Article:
Specificity of oligonucleotide inhibition of CD28 expression

The specificity of the CD28-specific oligonucleotides, RT03 and RT04 was evaluated by three methods.

(1) CD28-independent T-cell activation markers.

The first method was to determine whether these CD28-specific oligonucleotides were able to inhibit the expression of other human T-cell activation markers which act independently of the CD28 costimulatory pathway. Activation of resting T-cells significantly increases the expression of both the IL-2receptor (CD25) and the intracellular adhesion molecule, ICAM-1 (CD54). However, both these accessory molecules are regulated independently of the CD28 pathway (June et al., Mol. Cell Biol., 7:4472-4481 (1987), Damle et al., J. Immunol., 149:2541 (1992)). FIG. 8 shows the effect of CD28-specific and control oligonucleotides on CD25 (FIG. 8A) and CD54 (FIG. 8B) expression in mitogen-activated T-cells. No significant decrease in the activated T-cell expression of both CD25 and CD54 were observed following treatment with all CD28-specific and control oligonucleotides in the dose range 2-10 μM. This clearly demonstrates the specificity of the CD28-specific oligonucleotides in inhibiting expression of their target protein.

(2) CD28-negative T-cell line, HUT 78

The second method was to demonstrate that the CD28 pathway was really the target for CD28-specific oligonucleotides by comparing mitogen-induced IL-2 production in a CD28+, T-cell leukemia cell line, Jurkat E6-1 and a CD28-, T-cell lymphoma cell line, HUT 78. FIG. 9A confirms the absence of CD28 expression in both resting and activated HUT 78 cells whereas constitutive levels of CD28 increases upon activation in Jurkat E6-1 cells (FIG. 9B). In CD28+ Jurkat E6-1 cells, CD28-specific but not control oligonucleotides were able to inhibit mitogen-induced CD28 expression (FIG. 9C) and also mitogen-induced IL-2production (FIG. 10B). In contrast, in CD28-HUT 78 cells, mitogen-induced IL-2 production was not affected by CD28-specific and control oligonucleotides (FIG. 10A). This clearly demonstrates the specificity of these oligonucleotides to inhibit only CD28-regulated IL-2 production.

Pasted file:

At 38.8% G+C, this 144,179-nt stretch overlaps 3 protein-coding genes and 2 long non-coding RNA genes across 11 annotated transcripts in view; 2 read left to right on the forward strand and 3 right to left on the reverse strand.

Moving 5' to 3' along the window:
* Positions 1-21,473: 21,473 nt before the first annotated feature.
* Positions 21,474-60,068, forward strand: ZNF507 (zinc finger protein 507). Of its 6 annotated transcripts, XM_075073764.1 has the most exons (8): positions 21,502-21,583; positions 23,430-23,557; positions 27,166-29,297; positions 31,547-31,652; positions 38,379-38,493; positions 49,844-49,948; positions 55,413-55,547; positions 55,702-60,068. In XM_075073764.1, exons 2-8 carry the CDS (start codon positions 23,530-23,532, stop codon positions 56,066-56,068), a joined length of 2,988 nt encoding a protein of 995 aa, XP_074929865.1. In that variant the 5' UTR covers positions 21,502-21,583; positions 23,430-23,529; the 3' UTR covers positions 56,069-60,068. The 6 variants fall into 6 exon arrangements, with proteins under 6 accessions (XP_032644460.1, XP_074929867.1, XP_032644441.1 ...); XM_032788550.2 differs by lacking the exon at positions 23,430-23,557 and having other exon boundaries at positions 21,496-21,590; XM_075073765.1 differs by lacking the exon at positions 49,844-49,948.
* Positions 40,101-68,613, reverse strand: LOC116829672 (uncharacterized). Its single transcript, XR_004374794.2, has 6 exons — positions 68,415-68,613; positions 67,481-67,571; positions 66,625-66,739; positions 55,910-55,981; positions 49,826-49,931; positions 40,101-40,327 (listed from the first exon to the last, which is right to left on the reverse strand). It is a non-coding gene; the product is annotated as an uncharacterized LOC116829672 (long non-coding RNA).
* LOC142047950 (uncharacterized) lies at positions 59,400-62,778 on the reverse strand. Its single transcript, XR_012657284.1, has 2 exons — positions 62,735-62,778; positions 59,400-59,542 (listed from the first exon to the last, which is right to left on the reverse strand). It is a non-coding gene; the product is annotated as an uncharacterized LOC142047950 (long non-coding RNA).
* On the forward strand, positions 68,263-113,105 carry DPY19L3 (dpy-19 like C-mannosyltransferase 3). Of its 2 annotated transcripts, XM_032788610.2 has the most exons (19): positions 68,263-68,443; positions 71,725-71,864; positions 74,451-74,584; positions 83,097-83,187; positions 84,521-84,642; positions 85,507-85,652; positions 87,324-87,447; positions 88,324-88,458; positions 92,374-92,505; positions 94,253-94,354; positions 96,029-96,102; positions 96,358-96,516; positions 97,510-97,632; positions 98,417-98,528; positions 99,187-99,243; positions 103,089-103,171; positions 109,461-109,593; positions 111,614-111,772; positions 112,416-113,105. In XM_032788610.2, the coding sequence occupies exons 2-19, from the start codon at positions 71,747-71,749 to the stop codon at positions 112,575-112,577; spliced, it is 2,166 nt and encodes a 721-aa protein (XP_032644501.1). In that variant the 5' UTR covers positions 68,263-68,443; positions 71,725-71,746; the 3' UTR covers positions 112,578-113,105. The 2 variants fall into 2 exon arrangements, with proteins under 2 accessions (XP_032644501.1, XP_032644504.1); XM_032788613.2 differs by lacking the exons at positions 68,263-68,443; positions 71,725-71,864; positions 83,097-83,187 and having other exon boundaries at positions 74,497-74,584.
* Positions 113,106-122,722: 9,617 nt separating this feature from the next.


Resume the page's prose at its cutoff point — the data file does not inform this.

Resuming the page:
(3) Specific activation of CD28 pathway

The third method was to activate resting T-cells specifically via the CD28 pathway using anti-CD28 monoclonal antibody in combination with mitogens (anti-CD3/PMA) using identical protocols to those used in activating T-cells with mitogens alone. Anti-CD28 mAb in combination with PMA or anti-CD3 mAb has been previously shown to provide the costimulatory signal to resting T-cells and promote only CD28-dependent and not TCR-dependent augmentation of T-cell proliferation and cytokine production (June et al., (1987) Mol. Cell Biol., 7:4472-4481). Phosphorothioate and phosphorothioate-3' amine versions of CD28-specific but not control oligonucleotides were able to inhibit CD28-dependent activation of IL-2, IL-8 and interferon-gamma production and T-cell proliferation in anti-CD28/mitogen-activated resting T-cells (data not shown). This clearly demonstrates that only the CD28-specific oligonucleotides act only on the CD28 pathway of T-cell activation.

VII. EXAMPLES--SERIES 2

Oligonucleotides

Oligonucleotides were synthesized with an Applied Biosystems 394 DNA synthesizer. Phosphorothioate linkages were introduced after the standard oxidation bottle was replaced with tetraethyl-thiuram disulfide/acetonitrile. The purity of the oligonucleotides was assessed by analytical HPLC. All oligonucleotides of >90% purity were lyophilized to dryness and reconstituted in water (400 μM). At least three batches of each oligomer listed in Tables 3 and 5 were used. 5' labeling of oligonucleotides was achieved using T4 polynucleotide kinase and 32 P-γATP.

T cell activation studies